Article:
(iv) Political Instability: The slave trade contributed to political instability in Nigeria. The capture and export of slaves led to power struggles and conflicts between various ethnic groups seeking to control and exploit the slave trade routes. This often resulted in wars and unrest further destabilizing the region.

(v) Long-Term Effects: The trans-Atlantic slave trade had long-term effects on Nigeria. It created a legacy of inequality and discrimination based on race and caste. The trade contributed to racial hierarchies and the development of a stratified society where certain ethnic groups were considered superior or inferior based on their connection to the slave trade.

El-Kanemi also known as Muhammad al-Amin al-Kanemi was a prominent leader who made significant contributions to Borno in the 19th century in Nigeria. He was the founder and ruler of the Islamic state of Kanem-Borno which was one of the largest and most powerful states in West Africa during his time.

One of El-Kanemi’s major contributions was the consolidation and expansion of the Kanem-Borno Empire. He implemented effective administrative and military reforms strengthening the state’s governance and military capabilities. This allowed the empire to withstand numerous invasions and external pressures ensuring its territorial integrity and stability.

El-Kanemi was also a fervent promoter of Islamic teachings and principles. He encouraged the spread of Islam throughout the empire establishing Islamic schools mosques and religious institutions. This led to the widespread adoption of Islam by the people of Borno transforming the region into a center of Islamic learning and scholarship.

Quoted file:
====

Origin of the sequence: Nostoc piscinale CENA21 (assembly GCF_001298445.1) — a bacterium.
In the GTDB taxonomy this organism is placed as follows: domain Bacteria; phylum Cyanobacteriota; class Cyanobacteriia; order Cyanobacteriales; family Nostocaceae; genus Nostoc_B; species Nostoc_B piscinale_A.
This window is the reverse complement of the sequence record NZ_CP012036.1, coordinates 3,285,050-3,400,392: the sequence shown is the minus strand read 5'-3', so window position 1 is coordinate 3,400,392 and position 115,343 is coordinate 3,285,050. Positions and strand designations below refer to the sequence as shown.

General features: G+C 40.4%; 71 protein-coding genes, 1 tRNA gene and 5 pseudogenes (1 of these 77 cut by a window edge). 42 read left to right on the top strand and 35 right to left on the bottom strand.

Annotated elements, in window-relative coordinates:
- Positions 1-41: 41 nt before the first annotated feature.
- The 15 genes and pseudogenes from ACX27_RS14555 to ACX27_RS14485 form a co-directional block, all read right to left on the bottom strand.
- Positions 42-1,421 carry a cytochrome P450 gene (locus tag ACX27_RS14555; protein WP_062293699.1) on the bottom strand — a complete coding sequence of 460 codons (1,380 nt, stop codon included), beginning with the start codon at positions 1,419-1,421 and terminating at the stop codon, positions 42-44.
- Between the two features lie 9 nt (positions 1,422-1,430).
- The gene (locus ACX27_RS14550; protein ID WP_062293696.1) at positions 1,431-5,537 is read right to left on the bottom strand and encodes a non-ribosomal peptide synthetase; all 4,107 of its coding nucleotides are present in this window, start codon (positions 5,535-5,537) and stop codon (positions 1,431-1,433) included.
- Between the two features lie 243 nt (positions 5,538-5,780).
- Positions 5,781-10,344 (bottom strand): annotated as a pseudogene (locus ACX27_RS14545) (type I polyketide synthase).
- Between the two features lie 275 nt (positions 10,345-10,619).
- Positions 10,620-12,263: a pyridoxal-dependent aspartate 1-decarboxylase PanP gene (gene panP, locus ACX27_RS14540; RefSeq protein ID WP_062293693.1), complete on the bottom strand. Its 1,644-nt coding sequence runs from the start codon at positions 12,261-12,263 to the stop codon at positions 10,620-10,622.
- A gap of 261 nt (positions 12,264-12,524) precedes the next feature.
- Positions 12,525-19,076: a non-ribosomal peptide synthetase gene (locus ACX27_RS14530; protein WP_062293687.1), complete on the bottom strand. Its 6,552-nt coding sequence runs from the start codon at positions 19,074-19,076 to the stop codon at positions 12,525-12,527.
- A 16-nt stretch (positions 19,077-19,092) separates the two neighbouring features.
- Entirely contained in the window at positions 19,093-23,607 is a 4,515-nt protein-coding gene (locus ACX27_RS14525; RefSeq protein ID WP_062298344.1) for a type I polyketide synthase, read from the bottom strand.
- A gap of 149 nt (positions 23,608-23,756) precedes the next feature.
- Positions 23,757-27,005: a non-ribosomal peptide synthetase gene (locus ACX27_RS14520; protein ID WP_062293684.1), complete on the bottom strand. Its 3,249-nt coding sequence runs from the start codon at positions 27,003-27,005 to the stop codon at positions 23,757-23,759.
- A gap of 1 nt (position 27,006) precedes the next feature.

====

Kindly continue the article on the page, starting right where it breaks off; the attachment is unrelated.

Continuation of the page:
Furthermore El-Kanemi played a crucial role in promoting trade and commerce in Borno. He actively encouraged the development of trade routes and markets fostering economic prosperity within the empire. This stimulated the growth of various industries and facilitated the exchange of goods and ideas with neighboring regions.

Additionally El-Kanemi’s administration prioritized agriculture and irrigation. He implemented innovative farming techniques and irrigation systems improving agricultural productivity and ensuring food security within the empire. This in turn led to population growth and the expansion of urban centers within Borno.

El-Kanemi’s contributions to Borno in the 19th century left a lasting impact on the region. His leadership and reforms not only strengthened the political and military stability of the Kanem-Borno Empire but also promoted the spread of Islam facilitated economic growth and improved agricultural practices. These developments laid the foundation for Borno’s continued cultural economic and political significance in the region.